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Recipe: Taika Waititi's Egg Saga

Recipe: Taika Waititi's Egg Saga

taika-dish


I love eggs. They’re beautifully designed, perfect little balls of happiness. You can add an egg to just about anything and it’s an improvement; burgers, pizzas, soups, mince on toast…it’s nature’s way of bedazzling food. My love for eggs comes from this one morning when I was about eight years old. I went fishing with my dad at 6am, just out from the caravan we lived in right next to the beach in Waihau Bay. We caught a snapper, came home, cooked it in butter with fried eggs, and by 8am we were eating it in the paddock next to the horses. The combination of fresh fish, butter and eggs brought me much joy and comfort. It’s a feeling I’ve never forgotten.

I’ve gone on to enjoy all different types of egg preparations but nothing has ever beaten the simple scramble. Now that I spend so much time abroad, there are a few things that bring me the emotional comfort of home – scrambled eggs (done right) is one of them. Whatever hell you’ve been through, scrambled eggs in the morning is a cure-all, an embrace, a reassuring pat on the back before entering the fray of the day.

My recipe is so simple it barely desserves to be in a book, however maybe its simplicity is what makes it worth talking about. I usually have this with a piece of toast and a coffee. Sometimes I’ll add bacon or avocado to the plate but it’s not necessary.


To serve one Taika

3 organic eggs

1 tablespoon butter

1 more tablespoon butter. Don’t be scared. You won’t need it on your toast if you use enough on the eggs.

Salt

If possible use an old cast iron pan. If that’s not possible maybe just wait until you get an old cast iron pan. Those non-stick things really aren’t very good. Heat the pan until it’s hot – and I mean REALLY HOT. You want it to be an extension of the element/gas/fire. Here’s the thing about the heat – you need it to be hot so that your eggs don’t stick to the pan. The butter helps a little but the heat is the thing. While that’s heating up (it will take a couple of minutes), take your 3 eggs, crack them into a bowl, and scramble them until they look like a watercolour painting of a bunch of bananas. An inconsistent mix is fine. DO NOT ADD MILK OR CREAM. It’s scrambled eggs, not a f***ing pudding. Grind some sea salt into the mix and go check your pan, which should now be sitting around the temperature of Satan’s balls.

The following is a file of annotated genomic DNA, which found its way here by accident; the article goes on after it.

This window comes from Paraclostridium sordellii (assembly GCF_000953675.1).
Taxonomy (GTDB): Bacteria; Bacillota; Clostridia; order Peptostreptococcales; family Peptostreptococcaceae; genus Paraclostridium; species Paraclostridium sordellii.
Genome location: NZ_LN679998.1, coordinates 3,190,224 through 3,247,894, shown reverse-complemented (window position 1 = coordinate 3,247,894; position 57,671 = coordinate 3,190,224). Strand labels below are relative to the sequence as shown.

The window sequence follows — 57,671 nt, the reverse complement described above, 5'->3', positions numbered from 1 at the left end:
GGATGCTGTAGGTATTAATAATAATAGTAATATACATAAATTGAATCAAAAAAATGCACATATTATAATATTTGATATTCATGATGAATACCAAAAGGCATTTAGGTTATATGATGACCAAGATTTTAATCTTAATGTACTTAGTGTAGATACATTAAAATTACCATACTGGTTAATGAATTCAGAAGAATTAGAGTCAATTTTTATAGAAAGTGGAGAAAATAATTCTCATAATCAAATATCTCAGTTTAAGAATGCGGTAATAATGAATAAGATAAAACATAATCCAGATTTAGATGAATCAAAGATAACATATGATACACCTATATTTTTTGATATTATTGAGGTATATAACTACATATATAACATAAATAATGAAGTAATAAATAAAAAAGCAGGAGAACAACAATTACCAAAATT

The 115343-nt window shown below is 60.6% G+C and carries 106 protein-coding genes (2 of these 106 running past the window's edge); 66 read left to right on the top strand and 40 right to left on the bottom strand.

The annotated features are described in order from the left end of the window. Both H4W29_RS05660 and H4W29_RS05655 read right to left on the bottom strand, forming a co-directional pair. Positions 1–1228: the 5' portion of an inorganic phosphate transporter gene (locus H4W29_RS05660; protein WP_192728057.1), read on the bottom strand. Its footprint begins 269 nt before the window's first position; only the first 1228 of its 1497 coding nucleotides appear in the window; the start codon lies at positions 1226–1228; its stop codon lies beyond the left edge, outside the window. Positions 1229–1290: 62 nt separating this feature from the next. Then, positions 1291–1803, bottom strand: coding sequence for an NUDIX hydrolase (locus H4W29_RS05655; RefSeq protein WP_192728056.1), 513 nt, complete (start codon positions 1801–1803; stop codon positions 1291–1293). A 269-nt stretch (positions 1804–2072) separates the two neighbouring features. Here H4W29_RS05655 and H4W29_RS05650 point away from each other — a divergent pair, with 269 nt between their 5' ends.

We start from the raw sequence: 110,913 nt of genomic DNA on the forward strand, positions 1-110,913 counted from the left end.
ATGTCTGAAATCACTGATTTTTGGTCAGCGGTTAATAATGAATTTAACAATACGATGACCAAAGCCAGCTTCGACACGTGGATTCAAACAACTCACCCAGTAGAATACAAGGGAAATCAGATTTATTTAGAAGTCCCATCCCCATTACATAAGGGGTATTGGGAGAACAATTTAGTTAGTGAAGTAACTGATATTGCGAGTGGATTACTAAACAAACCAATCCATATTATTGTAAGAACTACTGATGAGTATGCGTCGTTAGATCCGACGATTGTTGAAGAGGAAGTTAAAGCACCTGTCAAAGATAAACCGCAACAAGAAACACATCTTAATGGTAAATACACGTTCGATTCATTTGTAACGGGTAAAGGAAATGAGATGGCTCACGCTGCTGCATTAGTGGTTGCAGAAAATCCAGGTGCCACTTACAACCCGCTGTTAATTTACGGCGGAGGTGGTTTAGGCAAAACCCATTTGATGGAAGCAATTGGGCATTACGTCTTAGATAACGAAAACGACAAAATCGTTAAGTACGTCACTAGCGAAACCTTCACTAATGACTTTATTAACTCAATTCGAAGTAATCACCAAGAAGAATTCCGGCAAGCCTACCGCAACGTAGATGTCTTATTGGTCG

Put bread in the toaster.

Add butter to the pan. A good sign you’re in the zone is if the butter bubbles and hisses like a pissed-off cobra. Make sure it covers the entire surface of the pan. Take a teaspoon and let 1 or 2 drops of the scrambled egg mix land in the pan. If it bubbles and cooks immediately then you’re in business. If it stays wet and makes no noise, keep heating that pan.

Don’t let your butter turn brown!

When you think the pan is hot enough, heat it some more and then add the eggs.

taika 2

Important. Do not turn away from that pan. As soon as the eggs hit the surface they should be bubbling away like a Rotorua geyser. Your instinct is going to be to scramble the hell out of them but for god’s sake, just leave them be. You’re going to tend to them, lovingly caressing those eggs like a lover. You are going to constantly fold the outer areas into the middle, turning the entire mix occasionally. Be gentle. Eventually the consistency is going to resemble the offspring of an omelette and an acrobat; a light and delicate texture, twisted in and around itself. Beautiful. Within a minute they should be nicely cooked through, whilst retaining some moisture. Dry eggs are gross. Wet eggs are gross. These eggs are perfect.

Your toast should pop right about now.

I sometimes leave the eggs in the pan, chuck the toast in, and put the whole thing on a chopping board on the table. The eggs retain their heat in the pan so you can take your time. Also you can tell your friends its ‘rustic’, which is just a fancy way of saying ‘I couldn’t be arsed putting it on a plate’.

Then eat.

And that’s it.


charity recipe book cooking 4 changeThis recipe is an extract from charity cookbook Cooking 4 Change, on sale from 25 August 2016. The brainchild of artist Dick Frizzell, his business partner Christian Kasper and TV presenter Erin Simpson, the book is a collection of recipes shared by 101 of New Zealand’s most loved celebrities. Available from all good bookstores nationwide or online from tomorrow, RRP $49.99. 

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